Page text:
Between the end of the sixteenth century and the beginning of the seventeenth century, cats saw their numbers increase throughout Europe, and in the tales in which they appeared, they painted their character both intelligent and independent, sympathetic and charming. In the eighteenth century, the advent of the Enlightenment allowed to overcome all superstitions: it was the century of the triumph of reason. The spread of this movement of philosophical and ideological thought freed man from religious fanaticism and allowed the cat to regain its dignity and freedom.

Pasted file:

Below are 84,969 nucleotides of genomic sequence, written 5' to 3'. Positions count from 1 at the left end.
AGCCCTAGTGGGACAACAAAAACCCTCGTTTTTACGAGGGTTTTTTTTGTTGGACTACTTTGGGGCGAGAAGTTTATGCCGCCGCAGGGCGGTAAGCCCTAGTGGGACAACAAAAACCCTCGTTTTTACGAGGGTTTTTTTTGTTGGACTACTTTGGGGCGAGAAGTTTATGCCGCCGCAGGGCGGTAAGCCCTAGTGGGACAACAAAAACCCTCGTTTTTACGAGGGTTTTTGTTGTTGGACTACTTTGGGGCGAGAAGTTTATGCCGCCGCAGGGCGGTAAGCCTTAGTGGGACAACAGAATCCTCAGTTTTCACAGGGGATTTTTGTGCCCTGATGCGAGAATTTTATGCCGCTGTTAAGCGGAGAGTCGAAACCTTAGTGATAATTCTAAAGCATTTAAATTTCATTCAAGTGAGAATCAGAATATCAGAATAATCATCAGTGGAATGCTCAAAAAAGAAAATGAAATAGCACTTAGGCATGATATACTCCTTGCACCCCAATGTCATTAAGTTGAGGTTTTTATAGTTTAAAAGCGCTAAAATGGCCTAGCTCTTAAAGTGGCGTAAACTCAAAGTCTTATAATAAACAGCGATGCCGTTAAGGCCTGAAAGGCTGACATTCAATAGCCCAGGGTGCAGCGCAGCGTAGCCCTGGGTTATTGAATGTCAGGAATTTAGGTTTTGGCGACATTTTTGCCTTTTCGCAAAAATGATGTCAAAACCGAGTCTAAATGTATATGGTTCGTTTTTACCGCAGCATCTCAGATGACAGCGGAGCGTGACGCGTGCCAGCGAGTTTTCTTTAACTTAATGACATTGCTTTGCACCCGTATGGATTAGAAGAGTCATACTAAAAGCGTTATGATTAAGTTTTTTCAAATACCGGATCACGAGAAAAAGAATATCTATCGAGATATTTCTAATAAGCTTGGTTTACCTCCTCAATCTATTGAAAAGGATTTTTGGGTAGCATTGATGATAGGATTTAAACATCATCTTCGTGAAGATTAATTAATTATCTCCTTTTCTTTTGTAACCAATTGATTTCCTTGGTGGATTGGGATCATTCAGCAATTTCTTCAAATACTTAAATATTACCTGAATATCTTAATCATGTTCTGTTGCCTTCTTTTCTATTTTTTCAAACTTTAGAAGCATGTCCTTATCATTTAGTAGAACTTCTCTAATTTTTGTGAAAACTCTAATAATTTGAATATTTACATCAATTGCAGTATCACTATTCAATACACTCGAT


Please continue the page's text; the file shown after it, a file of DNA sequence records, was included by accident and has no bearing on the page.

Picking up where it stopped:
But the true “century of the cat” was the nineteenth century; romantic writers saw him as their symbol and became his most passionate defenders, influencing in this way also the feelings of the people who finally gave up their last prejudices. In addition to his qualities as a hunter, his beauty and elegance began to be appreciated, so that in 1871, at the Cristal Palace in London, the first cat show was organized. Exhibitions followed one another throughout Europe and America, and the first feline associations were created; from then on, interest in the cat grew steadily from day to day.